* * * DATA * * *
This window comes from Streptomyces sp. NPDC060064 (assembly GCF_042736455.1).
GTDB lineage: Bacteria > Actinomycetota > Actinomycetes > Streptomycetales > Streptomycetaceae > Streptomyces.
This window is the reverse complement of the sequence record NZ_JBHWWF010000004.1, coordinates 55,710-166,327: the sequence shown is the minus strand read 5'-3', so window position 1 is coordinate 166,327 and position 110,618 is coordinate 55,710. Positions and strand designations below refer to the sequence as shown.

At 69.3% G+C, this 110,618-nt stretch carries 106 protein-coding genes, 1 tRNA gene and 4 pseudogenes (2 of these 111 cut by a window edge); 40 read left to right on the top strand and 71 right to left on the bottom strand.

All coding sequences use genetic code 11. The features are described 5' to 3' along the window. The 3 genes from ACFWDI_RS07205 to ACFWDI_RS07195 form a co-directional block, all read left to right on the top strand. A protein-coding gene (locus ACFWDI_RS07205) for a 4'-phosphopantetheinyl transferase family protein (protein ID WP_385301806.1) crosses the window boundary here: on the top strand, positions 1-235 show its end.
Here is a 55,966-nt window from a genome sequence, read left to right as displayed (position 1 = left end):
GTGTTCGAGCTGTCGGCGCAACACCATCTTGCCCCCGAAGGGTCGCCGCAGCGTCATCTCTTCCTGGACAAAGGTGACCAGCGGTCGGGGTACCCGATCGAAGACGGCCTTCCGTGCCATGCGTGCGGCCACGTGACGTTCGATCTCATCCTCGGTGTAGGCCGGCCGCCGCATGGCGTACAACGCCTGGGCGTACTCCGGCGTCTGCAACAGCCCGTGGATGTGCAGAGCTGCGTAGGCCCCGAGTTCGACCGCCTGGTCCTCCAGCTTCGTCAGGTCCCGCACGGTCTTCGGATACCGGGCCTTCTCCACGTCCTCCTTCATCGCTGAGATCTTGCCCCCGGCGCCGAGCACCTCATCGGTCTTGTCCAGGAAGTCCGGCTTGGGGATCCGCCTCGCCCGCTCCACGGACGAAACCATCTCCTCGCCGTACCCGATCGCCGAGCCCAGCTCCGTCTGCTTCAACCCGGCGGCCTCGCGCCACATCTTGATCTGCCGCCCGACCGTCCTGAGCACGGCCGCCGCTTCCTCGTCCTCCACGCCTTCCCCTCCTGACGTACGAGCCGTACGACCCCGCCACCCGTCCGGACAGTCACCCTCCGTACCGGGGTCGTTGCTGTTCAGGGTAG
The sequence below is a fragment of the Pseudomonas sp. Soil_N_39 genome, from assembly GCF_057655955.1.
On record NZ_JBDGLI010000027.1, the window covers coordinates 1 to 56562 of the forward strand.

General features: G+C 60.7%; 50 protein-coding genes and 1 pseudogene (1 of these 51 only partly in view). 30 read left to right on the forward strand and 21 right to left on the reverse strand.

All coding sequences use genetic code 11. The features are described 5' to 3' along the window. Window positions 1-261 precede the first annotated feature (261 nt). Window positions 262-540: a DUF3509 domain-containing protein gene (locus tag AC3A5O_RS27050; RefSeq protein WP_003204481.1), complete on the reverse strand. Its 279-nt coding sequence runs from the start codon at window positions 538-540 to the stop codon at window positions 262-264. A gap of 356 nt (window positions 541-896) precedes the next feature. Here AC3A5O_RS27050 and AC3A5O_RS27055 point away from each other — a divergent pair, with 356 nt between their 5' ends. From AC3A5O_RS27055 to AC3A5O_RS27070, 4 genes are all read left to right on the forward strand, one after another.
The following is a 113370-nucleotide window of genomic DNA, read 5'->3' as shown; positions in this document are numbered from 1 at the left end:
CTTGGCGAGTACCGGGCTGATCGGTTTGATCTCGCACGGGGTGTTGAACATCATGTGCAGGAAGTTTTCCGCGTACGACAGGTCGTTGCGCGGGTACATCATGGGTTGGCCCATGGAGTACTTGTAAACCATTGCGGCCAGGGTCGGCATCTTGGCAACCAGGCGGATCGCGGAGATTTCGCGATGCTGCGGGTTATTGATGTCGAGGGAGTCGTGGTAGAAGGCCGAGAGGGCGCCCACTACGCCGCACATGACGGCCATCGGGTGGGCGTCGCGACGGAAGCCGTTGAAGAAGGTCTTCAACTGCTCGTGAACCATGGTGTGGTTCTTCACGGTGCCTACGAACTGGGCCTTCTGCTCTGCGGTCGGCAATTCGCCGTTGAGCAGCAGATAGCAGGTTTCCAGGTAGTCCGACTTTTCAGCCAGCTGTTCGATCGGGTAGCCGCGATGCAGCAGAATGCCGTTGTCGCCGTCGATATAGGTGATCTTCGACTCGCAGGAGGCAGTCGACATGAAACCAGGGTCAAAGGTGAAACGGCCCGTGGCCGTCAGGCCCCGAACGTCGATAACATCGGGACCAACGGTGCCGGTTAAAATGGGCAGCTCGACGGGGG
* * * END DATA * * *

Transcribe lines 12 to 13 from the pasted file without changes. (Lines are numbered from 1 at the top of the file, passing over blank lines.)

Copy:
The following is a 113370-nucleotide window of genomic DNA, read 5'->3' as shown; positions in this document are numbered from 1 at the left end:
CTTGGCGAGTACCGGGCTGATCGGTTTGATCTCGCACGGGGTGTTGAACATCATGTGCAGGAAGTTTTCCGCGTACGACAGGTCGTTGCGCGGGTACATCATGGGTTGGCCCATGGAGTACTTGTAAACCATTGCGGCCAGGGTCGGCATCTTGGCAACCAGGCGGATCGCGGAGATTTCGCGATGCTGCGGGTTATTGATGTCGAGGGAGTCGTGGTAGAAGGCCGAGAGGGCGCCCACTACGCCGCACATGACGGCCATCGGGTGGGCGTCGCGACGGAAGCCGTTGAAGAAGGTCTTCAACTGCTCGTGAACCATGGTGTGGTTCTTCACGGTGCCTACGAACTGGGCCTTCTGCTCTGCGGTCGGCAATTCGCCGTTGAGCAGCAGATAGCAGGTTTCCAGGTAGTCCGACTTTTCAGCCAGCTGTTCGATCGGGTAGCCGCGATGCAGCAGAATGCCGTTGTCGCCGTCGATATAGGTGATCTTCGACTCGCAGGAGGCAGTCGACATGAAACCAGGGTCAAAGGTGAAACGGCCCGTGGCCGTCAGGCCCCGAACGTCGATAACATCGGGACCAACGGTGCCGGTTAAAATGGGCAGCTCGACGGGGG